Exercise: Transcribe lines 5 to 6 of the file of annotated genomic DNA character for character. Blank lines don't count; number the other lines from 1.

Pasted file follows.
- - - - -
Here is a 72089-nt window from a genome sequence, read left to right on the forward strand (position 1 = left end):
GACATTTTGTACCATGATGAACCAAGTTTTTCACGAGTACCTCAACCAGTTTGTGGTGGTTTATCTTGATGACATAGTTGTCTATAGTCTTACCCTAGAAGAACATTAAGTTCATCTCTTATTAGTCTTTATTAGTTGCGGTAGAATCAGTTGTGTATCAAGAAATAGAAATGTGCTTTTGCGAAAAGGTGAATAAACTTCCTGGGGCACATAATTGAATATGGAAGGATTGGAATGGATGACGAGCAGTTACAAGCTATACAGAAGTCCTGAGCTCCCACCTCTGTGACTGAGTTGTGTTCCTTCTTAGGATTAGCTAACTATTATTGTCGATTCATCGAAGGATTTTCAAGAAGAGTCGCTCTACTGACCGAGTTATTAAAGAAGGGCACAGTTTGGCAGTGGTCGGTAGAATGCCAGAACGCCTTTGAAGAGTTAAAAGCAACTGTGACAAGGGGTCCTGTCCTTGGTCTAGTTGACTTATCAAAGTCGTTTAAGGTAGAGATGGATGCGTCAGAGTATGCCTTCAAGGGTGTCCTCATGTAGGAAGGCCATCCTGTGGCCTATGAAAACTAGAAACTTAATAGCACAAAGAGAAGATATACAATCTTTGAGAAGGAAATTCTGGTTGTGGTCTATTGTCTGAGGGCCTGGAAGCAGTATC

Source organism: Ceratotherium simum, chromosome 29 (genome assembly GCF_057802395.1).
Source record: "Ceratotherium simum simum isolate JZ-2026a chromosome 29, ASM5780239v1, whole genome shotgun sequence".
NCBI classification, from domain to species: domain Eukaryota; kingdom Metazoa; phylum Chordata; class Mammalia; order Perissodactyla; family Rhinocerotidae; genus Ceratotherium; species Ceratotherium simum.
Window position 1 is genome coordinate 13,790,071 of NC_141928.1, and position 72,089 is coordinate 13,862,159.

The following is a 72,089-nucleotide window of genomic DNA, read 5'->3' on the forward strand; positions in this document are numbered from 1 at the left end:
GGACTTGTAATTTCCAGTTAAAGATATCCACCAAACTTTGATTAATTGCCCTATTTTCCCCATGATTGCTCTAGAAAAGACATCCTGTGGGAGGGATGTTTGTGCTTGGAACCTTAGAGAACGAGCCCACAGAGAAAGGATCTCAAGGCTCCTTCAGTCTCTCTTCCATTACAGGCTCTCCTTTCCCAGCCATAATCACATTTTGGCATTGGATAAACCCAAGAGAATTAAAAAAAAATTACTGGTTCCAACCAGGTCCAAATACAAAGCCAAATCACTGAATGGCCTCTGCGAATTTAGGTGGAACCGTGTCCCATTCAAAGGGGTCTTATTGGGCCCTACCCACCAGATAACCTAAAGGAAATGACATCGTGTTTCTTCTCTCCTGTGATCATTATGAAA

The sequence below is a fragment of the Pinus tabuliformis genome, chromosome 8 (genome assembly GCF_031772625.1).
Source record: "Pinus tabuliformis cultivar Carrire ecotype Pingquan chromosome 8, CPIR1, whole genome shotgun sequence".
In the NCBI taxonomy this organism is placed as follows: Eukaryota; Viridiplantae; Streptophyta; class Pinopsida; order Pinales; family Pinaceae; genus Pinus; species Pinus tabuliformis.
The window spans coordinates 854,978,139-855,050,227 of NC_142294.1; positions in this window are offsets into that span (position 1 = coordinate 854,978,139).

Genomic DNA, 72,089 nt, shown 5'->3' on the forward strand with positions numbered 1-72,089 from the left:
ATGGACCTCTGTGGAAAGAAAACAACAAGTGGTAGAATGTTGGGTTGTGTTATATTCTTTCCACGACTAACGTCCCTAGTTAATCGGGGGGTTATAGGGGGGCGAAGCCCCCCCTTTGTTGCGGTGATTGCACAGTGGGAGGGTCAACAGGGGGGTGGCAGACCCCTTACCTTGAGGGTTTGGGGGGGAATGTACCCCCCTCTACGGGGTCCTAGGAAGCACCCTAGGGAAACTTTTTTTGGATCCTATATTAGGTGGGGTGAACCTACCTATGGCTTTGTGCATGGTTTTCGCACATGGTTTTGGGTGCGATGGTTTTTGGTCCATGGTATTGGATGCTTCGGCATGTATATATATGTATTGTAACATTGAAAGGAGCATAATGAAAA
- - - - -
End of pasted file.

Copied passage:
NCBI classification, from domain to species: domain Eukaryota; kingdom Metazoa; phylum Chordata; class Mammalia; order Perissodactyla; family Rhinocerotidae; genus Ceratotherium; species Ceratotherium simum.
Window position 1 is genome coordinate 13,790,071 of NC_141928.1, and position 72,089 is coordinate 13,862,159.